Often the term ‘organic’ is featured on food packs (biodegradable and recycled ones, hopefully) –
but when it comes relationships, can we go organic? The rise of social networks and dating sites
of late promote a dependency towards man-made portals to connect, relate and survive.
Sure, we have a variety of tech portals for keeping in touch with long lost friends and long
distance lovers, but look closely and you will find that the more networking apps you download
on your iPhones and Blackberries, the less need you will have for actual interaction. The director
of the MIT Initiative on Technology and Self, Professor Sherry Turkle observes, “We’re using
inanimate objects to convince ourselves that even when we’re alone, we feel together. And then
when we’re with each other, we put ourselves in situations where we
feel alone.” Which brings us to the case in point – Organic Love. Like its produce counterparts,
it’s a pure, back-to-basics approach in relationships that will push us towards a sustainable love
life with greater meaning.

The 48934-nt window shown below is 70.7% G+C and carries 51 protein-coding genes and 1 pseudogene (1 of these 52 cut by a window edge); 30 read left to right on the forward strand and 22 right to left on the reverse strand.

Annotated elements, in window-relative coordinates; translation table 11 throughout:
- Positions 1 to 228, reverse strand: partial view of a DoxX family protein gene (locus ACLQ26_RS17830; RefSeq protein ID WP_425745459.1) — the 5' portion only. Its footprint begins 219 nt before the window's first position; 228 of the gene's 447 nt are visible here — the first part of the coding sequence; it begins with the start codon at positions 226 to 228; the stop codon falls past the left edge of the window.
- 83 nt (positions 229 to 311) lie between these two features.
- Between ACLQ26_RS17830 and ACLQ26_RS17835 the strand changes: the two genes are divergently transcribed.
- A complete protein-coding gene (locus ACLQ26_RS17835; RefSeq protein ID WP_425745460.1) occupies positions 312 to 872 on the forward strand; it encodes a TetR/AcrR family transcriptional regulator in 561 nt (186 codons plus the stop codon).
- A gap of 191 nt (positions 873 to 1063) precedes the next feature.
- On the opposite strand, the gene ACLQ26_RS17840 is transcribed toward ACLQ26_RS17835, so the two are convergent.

Organic Love How-To
No cheat sheets. Instead, focus your commitment to making relationships heathier and longer till
death do you part.
All Natural: Using only the raw materials: honesty,
respect, love and trust.
Non-Toxic: Don’t let little issues accumulate and grow by side-stepping them, as this can slowly
affect the health of the relationship. Bring them to light and assess what went wrong (no
pointing fingers!) to come up with a solution together.
Composting: Sometimes, arguments need to rest in order to break itself down and decompose
naturally. Especially when it comes to emotional baggage, it’s better not to force the issue once
it’s all been said and done. Who knows, it might just result in a mineral enriched soil in which to
sow the seed of a growing love.
Cruelty-Free: Hold the hurtful words that are hurled just for spite. Explain your feelings to be as
clear, concise and as kindly as possible. Conservation: It may not be all flowers and rainbows on
this meadow of love, but keep in mind that you and your partner should be on the same team –
not playing a game of tug-of-war against each other. Admitting mistakes and respecting each
other’s opinion will help dissipate problems before they become palpable.
To read more about how to cook up a healthy love life, pick up our April 2011 edition at a
newsagent near you.